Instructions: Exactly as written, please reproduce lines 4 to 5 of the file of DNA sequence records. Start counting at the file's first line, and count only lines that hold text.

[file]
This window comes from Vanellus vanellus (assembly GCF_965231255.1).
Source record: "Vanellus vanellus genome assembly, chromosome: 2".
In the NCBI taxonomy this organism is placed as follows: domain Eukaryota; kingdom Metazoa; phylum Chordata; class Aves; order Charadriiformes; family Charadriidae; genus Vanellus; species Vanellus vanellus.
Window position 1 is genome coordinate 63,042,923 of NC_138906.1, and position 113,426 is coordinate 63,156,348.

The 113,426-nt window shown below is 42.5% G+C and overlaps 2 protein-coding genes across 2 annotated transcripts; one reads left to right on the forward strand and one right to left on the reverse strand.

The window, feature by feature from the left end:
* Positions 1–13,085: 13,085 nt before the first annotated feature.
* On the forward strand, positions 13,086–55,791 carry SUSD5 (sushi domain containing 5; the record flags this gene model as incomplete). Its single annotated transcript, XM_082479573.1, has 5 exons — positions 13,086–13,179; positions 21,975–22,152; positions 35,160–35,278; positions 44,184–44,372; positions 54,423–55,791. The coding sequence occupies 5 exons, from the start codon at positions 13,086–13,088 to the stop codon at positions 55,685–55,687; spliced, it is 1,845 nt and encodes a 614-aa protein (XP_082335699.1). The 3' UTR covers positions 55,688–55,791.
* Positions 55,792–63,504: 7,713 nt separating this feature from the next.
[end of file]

Window position 1 is genome coordinate 63,042,923 of NC_138906.1, and position 113,426 is coordinate 63,156,348.

The 113,426-nt window shown below is 42.5% G+C and overlaps 2 protein-coding genes across 2 annotated transcripts; one reads left to right on the forward strand and one right to left on the reverse strand.